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Healthy Skepticism AdWatch

AdWatch illuminates the logical, psychological and pharmacological techniques used in drug advertisements.

 

July 2006, Australia

Lipidil (fenofibrate) from Solvay/Fournier

'Don't give him the usual treatment'.

 


Lipidilâ„¢ (fenofibrate) is a member of the fibrate class of lipid level modifying drugs. It is registered in Australia for the treatment of dyslipidaemia and hypercholesterolemia. This advertisement, published in the April 2006 issue of Medicines Today (Australia), could be interpreted as promoting Lipidilâ„¢ as ‘usual treatment’ for people with type 2 diabetes.

Beware surrogate endpoints!
Solvay/Fournier, the drug company that markets Lipidilâ„¢ in Australia, claims that Lipidilâ„¢ ‘has been proven to reduce coronary artery stenosis in patients with type 2 diabetes’, based on a study published in 2001 in The Lancet.[1] In this double-blind trial, 731 patients with type 2 diabetes were randomly assigned fenofibrate (200 mg/day) or placebo for at least 3 years. The extent of coronary stenosis was assessed by angiograms at the beginning and end of the trial. The fenofibrate group showed a significantly smaller increase in percentage diameter stenosis than the placebo group and a significantly smaller decrease in minimum lumen diameter, but the trial was not powered to examine clinically important endpoints such as heart attacks.
Coronary stenosis is a surrogate endpoint for coronary events. Surrogate endpoints are physiological, biochemical, radiological or other outcome measures distinct from ‘clinically important’ endpoints. Clinical trials evaluating surrogate endpoints require smaller sample sizes and can often be completed in weeks or months rather than years. However, using surrogate endpoints can lead to incorrect conclusions[2]. For example, post-menopausal hormone replacement improved a surrogate endpoint - lipid levels - and this change misled people to falsely believe that these hormones would reduce a clinically important endpoint - heart attacks.[3]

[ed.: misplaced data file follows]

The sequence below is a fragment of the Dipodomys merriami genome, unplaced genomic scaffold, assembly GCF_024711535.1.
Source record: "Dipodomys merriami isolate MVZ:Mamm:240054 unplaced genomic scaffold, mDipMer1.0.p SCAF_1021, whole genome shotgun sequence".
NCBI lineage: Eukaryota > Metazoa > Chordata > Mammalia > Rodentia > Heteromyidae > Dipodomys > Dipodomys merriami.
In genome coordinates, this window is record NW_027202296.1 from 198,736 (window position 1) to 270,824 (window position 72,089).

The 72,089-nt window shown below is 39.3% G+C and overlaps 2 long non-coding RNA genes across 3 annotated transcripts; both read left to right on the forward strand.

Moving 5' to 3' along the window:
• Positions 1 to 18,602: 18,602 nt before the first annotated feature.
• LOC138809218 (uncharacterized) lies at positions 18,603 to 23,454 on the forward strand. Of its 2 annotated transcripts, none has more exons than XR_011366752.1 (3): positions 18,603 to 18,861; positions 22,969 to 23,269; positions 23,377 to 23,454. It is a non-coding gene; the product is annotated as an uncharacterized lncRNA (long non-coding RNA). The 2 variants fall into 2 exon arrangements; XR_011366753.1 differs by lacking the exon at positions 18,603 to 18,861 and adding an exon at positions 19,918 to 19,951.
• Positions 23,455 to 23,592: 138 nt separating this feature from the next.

Omission of the most relevant information!
There is no mention in the advertisement of the Fenofibrate Intervention and Event Lowering in Diabetes (FIELD) study which was published in the Lancet in November 2005.[4] This randomised double-blind controlled trial assessed the efficacy of fenofibrate (200 mg/day) versus placebo in 9795 people with type 2 diabetes. Only 22% had previous cardiovascular disease. After 5 years, there was no statistically significant difference between fenofibrate and placebo in terms of total mortality (7.3% for fenofibrate versus 6.6% for placebo), coronary mortality (2% in both groups), coronary events (6% for fenofibrate versus 5% for placebo).

Severe adverse effects were reported more frequently with fenofibrate (0.8% versus 0.5% for placebo), in particular more pancreatitis, pulmonary embolism and deep vein thrombosis. The Medicines Australia (2002) Code of Conduct prohibits misleading by omission (p. 12).[5]

Are all fibrates equivalent?
In 2003, Lipidilâ„¢ was listed on the Australian Schedule of Pharmaceutical Benefits. The basis for this decision was that its lipid-modifying effect was comparable to that of another fibrate, gemfibrozil, i.e. there is a class effect common to all fibrates. However, unlike fenofibrate, gemfibrozil has been shown to reduce coronary mortality in patients with previous coronary disease.[6]
We have written to the Chair of the Pharmaceutical Benefits Advisory Committee, to ask the Committee to remove Lipidilâ„¢ from the list of drugs that are subsidised by the Australian Government.
Statins are considered first-line treatment for people with diabetes.[7] The FIELD study has shown that fenofibrate does not provide a safe and effective alternative to statins. Fenofibrate has no place in the prevention of cardiovascular disease in patients with diabetes.

 

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